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Easthampton fire destroys shed, prompts warning about disposal of ashes

Mottor said the Friday night fire spread to the shed from a mulch pile where ashes from a woodstove had been dumped.

The Fire Department responded to 81 Pomeroy St. at 11:51 p.m. and found a shed belonging to Robert St. George fully engulfed in flames. It took firefighters an hour and a half to extinguish the fire and ensure that the large pile of grass and leaves adjacent to the shed was not smoldering.

The shed, which contained a motorcycle, a snowblower and other equipment, was destroyed. Mottor said the siding on the house was also melted due to the heat from the blaze.

No one was injured in the fire.

Mottor said the investigation by Fire Capt. Kevin Benson found that ashes placed into the mulch pile had started the fire, even though St. George had let the metal bucket of ashes to cool for a day before dumping them.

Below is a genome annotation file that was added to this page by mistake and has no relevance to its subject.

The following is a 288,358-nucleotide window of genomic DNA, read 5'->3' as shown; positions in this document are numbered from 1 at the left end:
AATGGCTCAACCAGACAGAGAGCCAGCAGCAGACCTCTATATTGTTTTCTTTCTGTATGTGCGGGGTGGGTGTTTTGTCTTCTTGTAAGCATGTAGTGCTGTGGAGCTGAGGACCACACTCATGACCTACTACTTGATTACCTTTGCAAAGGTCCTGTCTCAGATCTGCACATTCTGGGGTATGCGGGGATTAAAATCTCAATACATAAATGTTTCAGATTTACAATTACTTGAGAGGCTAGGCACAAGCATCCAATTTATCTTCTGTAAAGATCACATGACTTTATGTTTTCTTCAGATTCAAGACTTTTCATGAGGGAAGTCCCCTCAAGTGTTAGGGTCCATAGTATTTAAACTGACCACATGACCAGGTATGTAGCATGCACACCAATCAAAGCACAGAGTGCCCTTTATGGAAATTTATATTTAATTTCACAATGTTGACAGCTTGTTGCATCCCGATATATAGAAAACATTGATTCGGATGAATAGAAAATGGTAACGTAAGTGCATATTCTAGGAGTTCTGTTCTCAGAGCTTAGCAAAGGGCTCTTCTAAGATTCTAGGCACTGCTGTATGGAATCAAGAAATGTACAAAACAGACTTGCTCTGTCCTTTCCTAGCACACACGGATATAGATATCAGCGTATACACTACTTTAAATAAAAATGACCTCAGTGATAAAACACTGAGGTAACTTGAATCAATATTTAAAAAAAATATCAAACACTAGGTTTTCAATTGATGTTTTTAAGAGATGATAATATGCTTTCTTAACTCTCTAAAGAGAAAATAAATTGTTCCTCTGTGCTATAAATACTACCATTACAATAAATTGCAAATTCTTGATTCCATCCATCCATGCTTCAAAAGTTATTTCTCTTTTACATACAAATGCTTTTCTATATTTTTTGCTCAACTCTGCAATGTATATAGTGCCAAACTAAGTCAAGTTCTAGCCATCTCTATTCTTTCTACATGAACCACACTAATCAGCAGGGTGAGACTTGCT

Mottor said the proper way to dispose of ashes is to use a metal bucket, because hot ashes can melt through a plastic bucket, and to add water to the ashes.

“The bottom of a bucket of ashes can smolder for two or three days,” he said.

Fires caused by ashes are not unusual this time of year, when homeowners start to use their fireplaces and woodstoves again, Mottor said.

On Nov. 5, Easthampton and Northampton firefighters extinguished a large brush fire, reportedly caused by improper disposal of fireplace ashes, preventing it from damaging three nearby homes on Florence Road.

Rebecca Everett can be reached at reverett@gazettenet.com.

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